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The Old Man & the Gun

"'Storytelling is important. Part of human continuity.' Robert Redford "
Director David Lowery (Pete’s Dragon) has the formidable task of handling two legends with the release of The Old Man and the Gun. The first being the biographical look into the life of career criminal and prison escape artist, Forrest Tucker. A legendary bank robber who came to fame during a spree of thefts that occurred while he was in his senior years with ‘The Over-the-Hill-Gang.’ The second being screen legend, Robert Redford (A Walk in the Woods) who plays the character and who announced that this will be the final film of his acting career. The pressure of two legacies in his hands, will Lowery be able to do justice to both of these historical figures? Despite living a life of crime throughout his life, Forrest Tucker (Redford) rose to fame throughout the late 1970s and early 1980s during a string of bank robberies that occurred throughout the southern portion of the United States. Because he and his accomplices were considered senior citizens and took minimal amounts from each heist, the robberies were not connected until the work of Dallas detective, John Hunt (Casey Affleck) brought the connection to light. Once the ‘The Over the Hill Gang’ was identified and Hunt began to look into their past, most other criminals would have ceased their activity and would lay low, but not Tucker. Relishing the attention, he continued their acts and decided to go for bigger targets while basking in the media attention.  During this spree, the seasoned criminal not only robbed banks, but managed to steal the heart of a ranch owner and widow, Jewel (Sissy Spacek). As their romance blossomed, Forrest tried his best to keep his life of crime separated from this new love interest. This became more difficult as more attention was given to his criminal exploits and as law enforcement began to discover his true identity. Tucker eventually needed to determine what life he was going to choose, either being on the run or a quiet life on the farm with Jewel.  Considered a maverick and an innovator within the ranks of the Hollywood elite, this film represents a fitting end to the acting stage of Robert Redford’s career. This may not be the best film of his illustrious career, but this production contains all of the earmarks of what allowed fans to cheer for this man throughout the decades. Letting him play the suave and debonair thief provides a poignant bookend to his filmography, with Butch Cassidy and the Sundance Kid and The Sting on the other end.   The whole film captures the era with the grainy 70s documentary feel that complements the legendary actor while still keeping an eye to the fascinating, yet tragic life of Forrest Tucker. Making room for an explanation of his criminal nature and escape artistry while still showing the burgeoning relationship between him and his innocent love interest. Which means that the pacing may be a bit slow for today’s modern audiences, but this measured approach is more complementary to the production than distracting. Providing a fitting end to Redford’s time on the big screen and a strangely honorable depiction of a career criminal, showing that a small, independent film can punch above its weight in serving dual purposes and living up to the high expectations put upon it.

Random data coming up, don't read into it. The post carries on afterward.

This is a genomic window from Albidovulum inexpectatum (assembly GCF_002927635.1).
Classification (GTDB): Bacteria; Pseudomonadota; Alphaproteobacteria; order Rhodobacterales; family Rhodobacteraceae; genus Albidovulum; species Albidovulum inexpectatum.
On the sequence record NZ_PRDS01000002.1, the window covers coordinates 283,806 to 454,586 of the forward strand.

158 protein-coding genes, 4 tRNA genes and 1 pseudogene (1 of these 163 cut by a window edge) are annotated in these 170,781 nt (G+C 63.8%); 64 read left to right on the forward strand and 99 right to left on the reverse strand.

• Fitting ending to a master craftsman's career
  • Fascinating story
  • Well acted and produced
  • Style and tone complement Forrest Tucker's biographical sketch
  • Story can lag at times, but fits the storytelling


Meet the Author

About / Bio
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Russell is an American ex-pat who has been transplanted in his new home of Sydney. He is a reviewer for Insights Magazine and the blog Russelling Reviews. He moderates events called Reel Dialogue (reeldialogue.com) which connects the film industry with the general public.

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